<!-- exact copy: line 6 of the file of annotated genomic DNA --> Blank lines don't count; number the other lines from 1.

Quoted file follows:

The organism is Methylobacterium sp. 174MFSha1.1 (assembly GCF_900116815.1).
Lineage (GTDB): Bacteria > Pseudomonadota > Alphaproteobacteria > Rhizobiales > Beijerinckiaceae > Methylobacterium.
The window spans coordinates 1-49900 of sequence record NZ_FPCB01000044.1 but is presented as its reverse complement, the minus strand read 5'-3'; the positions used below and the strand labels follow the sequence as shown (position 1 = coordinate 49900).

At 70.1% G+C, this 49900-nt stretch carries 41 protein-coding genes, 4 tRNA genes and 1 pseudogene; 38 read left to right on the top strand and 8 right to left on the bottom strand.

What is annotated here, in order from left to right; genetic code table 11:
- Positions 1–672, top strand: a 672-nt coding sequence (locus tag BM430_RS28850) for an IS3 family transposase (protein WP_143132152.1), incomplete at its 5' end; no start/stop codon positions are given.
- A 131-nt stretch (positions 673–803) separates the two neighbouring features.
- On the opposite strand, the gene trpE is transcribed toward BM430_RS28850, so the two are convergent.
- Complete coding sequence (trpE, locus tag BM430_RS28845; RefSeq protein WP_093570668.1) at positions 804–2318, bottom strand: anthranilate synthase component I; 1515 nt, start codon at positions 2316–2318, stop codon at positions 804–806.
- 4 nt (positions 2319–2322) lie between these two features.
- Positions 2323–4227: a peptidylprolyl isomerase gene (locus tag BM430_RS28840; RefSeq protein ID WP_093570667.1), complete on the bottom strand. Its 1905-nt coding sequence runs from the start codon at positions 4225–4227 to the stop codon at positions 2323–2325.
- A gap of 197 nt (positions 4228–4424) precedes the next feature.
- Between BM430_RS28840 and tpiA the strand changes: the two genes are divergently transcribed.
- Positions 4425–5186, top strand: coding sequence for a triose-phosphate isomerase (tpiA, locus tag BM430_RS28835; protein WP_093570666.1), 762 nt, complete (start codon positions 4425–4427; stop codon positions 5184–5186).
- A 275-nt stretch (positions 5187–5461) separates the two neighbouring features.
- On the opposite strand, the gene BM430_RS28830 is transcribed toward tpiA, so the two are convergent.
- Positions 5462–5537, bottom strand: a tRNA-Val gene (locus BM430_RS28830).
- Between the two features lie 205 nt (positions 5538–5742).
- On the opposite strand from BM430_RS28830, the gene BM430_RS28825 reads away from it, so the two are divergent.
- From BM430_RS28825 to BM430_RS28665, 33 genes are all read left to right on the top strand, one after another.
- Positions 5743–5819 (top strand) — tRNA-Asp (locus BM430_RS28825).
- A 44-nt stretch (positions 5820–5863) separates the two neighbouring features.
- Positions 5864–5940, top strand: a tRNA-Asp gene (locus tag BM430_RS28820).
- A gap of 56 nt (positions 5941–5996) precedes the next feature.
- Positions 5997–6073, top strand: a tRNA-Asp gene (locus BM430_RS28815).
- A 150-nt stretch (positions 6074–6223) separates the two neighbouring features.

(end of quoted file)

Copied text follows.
- Positions 1–672, top strand: a 672-nt coding sequence (locus tag BM430_RS28850) for an IS3 family transposase (protein WP_143132152.1), incomplete at its 5' end; no start/stop codon positions are given.